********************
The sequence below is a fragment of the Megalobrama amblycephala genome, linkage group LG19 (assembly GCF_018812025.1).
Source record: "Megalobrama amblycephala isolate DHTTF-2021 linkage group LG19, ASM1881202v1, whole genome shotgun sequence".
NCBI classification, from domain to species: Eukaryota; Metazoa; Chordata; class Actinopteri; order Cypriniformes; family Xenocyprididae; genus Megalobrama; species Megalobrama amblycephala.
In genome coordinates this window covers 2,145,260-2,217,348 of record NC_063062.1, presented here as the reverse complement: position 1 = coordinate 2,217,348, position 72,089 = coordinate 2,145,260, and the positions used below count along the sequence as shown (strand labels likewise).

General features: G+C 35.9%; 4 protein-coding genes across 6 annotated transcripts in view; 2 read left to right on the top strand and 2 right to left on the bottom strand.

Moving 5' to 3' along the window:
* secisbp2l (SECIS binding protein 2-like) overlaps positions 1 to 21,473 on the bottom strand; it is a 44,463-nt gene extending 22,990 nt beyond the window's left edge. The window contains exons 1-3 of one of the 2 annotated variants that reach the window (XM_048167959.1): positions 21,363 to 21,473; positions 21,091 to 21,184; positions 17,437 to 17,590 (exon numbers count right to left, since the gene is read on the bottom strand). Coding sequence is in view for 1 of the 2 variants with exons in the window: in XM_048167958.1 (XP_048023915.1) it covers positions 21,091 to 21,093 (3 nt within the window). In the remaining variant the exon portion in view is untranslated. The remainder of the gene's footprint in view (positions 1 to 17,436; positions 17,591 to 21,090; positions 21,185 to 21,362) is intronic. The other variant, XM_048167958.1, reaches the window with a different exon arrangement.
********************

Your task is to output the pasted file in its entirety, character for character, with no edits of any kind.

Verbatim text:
The sequence below is a fragment of the Megalobrama amblycephala genome, linkage group LG19 (assembly GCF_018812025.1).
Source record: "Megalobrama amblycephala isolate DHTTF-2021 linkage group LG19, ASM1881202v1, whole genome shotgun sequence".
NCBI classification, from domain to species: Eukaryota; Metazoa; Chordata; class Actinopteri; order Cypriniformes; family Xenocyprididae; genus Megalobrama; species Megalobrama amblycephala.
In genome coordinates this window covers 2,145,260-2,217,348 of record NC_063062.1, presented here as the reverse complement: position 1 = coordinate 2,217,348, position 72,089 = coordinate 2,145,260, and the positions used below count along the sequence as shown (strand labels likewise).

General features: G+C 35.9%; 4 protein-coding genes across 6 annotated transcripts in view; 2 read left to right on the top strand and 2 right to left on the bottom strand.

Moving 5' to 3' along the window:
* secisbp2l (SECIS binding protein 2-like) overlaps positions 1 to 21,473 on the bottom strand; it is a 44,463-nt gene extending 22,990 nt beyond the window's left edge. The window contains exons 1-3 of one of the 2 annotated variants that reach the window (XM_048167959.1): positions 21,363 to 21,473; positions 21,091 to 21,184; positions 17,437 to 17,590 (exon numbers count right to left, since the gene is read on the bottom strand). Coding sequence is in view for 1 of the 2 variants with exons in the window: in XM_048167958.1 (XP_048023915.1) it covers positions 21,091 to 21,093 (3 nt within the window). In the remaining variant the exon portion in view is untranslated. The remainder of the gene's footprint in view (positions 1 to 17,436; positions 17,591 to 21,090; positions 21,185 to 21,362) is intronic. The other variant, XM_048167958.1, reaches the window with a different exon arrangement.